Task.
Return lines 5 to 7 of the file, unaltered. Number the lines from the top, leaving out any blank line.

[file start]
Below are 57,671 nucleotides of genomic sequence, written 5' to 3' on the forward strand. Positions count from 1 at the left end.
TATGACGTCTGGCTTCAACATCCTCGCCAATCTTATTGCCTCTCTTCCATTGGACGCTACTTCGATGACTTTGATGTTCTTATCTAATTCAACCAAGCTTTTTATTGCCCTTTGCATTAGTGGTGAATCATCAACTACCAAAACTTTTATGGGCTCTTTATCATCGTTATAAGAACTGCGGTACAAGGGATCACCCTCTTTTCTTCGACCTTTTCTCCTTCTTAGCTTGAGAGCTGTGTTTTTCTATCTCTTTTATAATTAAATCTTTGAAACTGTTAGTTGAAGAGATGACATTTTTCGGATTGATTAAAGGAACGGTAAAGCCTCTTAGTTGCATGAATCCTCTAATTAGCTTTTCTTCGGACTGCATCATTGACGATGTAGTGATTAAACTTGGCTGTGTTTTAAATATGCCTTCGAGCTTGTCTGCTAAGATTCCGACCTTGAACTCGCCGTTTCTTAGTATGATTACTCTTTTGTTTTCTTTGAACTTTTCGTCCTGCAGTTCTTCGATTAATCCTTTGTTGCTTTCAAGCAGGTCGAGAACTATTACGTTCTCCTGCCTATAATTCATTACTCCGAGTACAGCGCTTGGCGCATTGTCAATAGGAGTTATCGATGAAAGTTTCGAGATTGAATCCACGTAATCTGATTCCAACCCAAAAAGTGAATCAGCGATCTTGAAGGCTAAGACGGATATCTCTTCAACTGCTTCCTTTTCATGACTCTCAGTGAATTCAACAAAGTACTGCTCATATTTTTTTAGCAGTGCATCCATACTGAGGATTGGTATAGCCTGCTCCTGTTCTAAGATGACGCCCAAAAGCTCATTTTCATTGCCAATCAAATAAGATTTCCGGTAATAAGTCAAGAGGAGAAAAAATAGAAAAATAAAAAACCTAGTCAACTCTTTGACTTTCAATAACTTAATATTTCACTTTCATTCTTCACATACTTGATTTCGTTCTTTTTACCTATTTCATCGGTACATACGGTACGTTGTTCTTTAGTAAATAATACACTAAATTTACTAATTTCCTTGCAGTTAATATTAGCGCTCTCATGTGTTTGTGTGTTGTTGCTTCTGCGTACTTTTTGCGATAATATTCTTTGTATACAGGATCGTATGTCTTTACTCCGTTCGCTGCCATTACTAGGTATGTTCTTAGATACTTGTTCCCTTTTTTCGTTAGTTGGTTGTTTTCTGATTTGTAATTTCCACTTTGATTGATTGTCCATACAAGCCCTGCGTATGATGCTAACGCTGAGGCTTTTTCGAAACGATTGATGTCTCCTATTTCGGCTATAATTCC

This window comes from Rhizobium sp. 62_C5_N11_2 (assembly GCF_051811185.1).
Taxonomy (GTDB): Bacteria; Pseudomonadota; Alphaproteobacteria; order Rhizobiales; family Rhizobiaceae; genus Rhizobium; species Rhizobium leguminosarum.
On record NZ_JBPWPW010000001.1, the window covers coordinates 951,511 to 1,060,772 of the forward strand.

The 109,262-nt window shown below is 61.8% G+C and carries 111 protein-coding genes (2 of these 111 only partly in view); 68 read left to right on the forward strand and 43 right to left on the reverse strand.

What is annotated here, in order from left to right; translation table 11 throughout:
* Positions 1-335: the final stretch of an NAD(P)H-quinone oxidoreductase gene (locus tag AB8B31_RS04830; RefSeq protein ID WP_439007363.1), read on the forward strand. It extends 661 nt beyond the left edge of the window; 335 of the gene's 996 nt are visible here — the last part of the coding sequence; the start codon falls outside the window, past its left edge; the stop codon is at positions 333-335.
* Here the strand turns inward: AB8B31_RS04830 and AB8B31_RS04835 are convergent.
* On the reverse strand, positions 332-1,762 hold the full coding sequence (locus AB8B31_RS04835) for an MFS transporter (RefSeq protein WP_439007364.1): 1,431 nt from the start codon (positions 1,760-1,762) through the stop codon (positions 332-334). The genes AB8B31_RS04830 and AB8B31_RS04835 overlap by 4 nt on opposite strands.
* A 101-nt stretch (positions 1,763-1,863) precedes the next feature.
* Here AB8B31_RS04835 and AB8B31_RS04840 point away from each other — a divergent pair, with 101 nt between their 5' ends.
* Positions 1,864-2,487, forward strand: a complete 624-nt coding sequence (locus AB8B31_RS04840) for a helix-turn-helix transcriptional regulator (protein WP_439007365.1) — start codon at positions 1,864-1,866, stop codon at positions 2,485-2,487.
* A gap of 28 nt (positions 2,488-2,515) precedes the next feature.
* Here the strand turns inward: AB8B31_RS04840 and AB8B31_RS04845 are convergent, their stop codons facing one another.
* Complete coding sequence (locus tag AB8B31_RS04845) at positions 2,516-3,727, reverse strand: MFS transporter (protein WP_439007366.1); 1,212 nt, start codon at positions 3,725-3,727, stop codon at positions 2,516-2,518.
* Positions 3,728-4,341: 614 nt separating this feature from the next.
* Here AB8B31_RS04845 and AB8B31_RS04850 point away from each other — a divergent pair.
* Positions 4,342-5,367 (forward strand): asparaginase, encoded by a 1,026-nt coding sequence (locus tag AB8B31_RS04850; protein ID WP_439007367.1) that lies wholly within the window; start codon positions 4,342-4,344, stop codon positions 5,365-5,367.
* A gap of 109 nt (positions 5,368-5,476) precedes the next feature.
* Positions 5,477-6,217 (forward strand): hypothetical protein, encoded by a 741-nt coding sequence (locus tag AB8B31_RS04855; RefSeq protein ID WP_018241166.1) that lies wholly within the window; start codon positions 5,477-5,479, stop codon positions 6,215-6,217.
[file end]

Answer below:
On record NZ_JBPWPW010000001.1, the window covers coordinates 951,511 to 1,060,772 of the forward strand.

The 109,262-nt window shown below is 61.8% G+C and carries 111 protein-coding genes (2 of these 111 only partly in view); 68 read left to right on the forward strand and 43 right to left on the reverse strand.

What is annotated here, in order from left to right; translation table 11 throughout: